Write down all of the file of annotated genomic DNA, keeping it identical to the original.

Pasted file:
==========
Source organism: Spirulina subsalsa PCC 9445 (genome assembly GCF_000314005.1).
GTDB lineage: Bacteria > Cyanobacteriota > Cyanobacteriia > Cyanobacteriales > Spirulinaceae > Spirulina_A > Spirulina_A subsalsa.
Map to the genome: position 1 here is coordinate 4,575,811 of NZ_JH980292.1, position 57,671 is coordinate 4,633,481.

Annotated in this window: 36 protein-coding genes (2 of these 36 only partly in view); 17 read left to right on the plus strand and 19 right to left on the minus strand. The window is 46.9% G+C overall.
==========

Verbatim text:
Source organism: Spirulina subsalsa PCC 9445 (genome assembly GCF_000314005.1).
GTDB lineage: Bacteria > Cyanobacteriota > Cyanobacteriia > Cyanobacteriales > Spirulinaceae > Spirulina_A > Spirulina_A subsalsa.
Map to the genome: position 1 here is coordinate 4,575,811 of NZ_JH980292.1, position 57,671 is coordinate 4,633,481.

Annotated in this window: 36 protein-coding genes (2 of these 36 only partly in view); 17 read left to right on the plus strand and 19 right to left on the minus strand. The window is 46.9% G+C overall.